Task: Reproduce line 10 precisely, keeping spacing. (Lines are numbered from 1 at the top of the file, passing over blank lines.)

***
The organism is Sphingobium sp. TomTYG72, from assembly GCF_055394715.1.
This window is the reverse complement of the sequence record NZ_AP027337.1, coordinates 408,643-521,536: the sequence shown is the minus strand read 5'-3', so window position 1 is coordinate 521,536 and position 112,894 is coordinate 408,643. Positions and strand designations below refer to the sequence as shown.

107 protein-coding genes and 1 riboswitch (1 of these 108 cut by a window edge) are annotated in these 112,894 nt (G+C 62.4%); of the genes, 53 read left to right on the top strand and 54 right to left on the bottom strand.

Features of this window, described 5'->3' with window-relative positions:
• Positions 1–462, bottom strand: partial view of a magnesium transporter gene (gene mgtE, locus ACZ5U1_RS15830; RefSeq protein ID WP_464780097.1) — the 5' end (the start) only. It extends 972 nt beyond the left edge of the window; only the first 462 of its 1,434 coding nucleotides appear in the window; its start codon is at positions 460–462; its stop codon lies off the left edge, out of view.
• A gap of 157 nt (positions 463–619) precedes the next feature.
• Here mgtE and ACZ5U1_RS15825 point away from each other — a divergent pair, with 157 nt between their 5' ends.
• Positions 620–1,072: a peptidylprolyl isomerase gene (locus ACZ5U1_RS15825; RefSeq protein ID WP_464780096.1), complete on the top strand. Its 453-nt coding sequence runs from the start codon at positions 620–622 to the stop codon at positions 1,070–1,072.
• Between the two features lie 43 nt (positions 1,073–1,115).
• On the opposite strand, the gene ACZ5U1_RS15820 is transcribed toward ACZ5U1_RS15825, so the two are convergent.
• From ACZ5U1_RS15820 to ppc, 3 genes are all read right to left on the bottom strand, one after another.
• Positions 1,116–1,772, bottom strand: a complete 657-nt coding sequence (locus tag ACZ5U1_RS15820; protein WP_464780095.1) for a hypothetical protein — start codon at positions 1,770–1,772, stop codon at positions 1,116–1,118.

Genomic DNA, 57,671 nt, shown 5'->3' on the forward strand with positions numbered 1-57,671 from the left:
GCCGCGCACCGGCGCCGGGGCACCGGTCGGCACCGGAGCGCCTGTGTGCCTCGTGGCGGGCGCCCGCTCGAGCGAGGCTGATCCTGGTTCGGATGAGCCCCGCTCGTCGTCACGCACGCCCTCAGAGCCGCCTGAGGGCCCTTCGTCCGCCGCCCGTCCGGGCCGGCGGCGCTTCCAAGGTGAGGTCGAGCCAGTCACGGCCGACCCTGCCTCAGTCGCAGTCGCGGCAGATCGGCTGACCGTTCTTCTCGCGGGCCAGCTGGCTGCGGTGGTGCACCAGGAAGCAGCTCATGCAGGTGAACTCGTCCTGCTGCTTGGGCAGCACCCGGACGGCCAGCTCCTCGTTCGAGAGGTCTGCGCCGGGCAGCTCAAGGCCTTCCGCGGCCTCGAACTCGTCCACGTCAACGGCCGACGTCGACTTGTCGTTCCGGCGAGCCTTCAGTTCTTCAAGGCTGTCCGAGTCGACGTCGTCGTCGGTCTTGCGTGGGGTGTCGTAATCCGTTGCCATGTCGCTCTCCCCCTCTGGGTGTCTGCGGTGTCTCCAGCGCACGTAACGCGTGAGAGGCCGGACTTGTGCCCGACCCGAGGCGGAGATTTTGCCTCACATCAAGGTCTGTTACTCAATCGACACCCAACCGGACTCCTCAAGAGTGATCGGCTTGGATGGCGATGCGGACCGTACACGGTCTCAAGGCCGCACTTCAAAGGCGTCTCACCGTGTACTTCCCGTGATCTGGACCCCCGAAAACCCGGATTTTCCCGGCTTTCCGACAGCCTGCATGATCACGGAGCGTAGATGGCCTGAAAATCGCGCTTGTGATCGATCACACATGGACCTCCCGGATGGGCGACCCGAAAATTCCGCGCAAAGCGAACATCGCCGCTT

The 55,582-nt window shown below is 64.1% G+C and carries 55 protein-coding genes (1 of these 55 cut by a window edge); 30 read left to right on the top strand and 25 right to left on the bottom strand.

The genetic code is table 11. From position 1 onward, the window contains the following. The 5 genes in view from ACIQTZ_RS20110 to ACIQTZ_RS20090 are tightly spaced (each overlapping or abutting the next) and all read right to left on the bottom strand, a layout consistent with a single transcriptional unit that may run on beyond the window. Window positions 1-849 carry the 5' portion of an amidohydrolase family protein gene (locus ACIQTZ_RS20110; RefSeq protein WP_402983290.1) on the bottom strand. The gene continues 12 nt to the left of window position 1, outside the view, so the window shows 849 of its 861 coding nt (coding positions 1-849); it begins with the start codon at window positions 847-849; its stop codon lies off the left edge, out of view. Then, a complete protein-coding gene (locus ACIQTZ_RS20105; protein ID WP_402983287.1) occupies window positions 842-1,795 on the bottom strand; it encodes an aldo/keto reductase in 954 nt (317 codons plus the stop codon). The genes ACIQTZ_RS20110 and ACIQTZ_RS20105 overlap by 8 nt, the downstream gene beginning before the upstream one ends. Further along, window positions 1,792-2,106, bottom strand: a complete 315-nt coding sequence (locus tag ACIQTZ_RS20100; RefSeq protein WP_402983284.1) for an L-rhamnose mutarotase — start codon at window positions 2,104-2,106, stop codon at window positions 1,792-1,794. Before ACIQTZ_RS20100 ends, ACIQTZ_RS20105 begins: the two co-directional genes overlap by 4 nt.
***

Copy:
• On the opposite strand, the gene ACZ5U1_RS15820 is transcribed toward ACZ5U1_RS15825, so the two are convergent.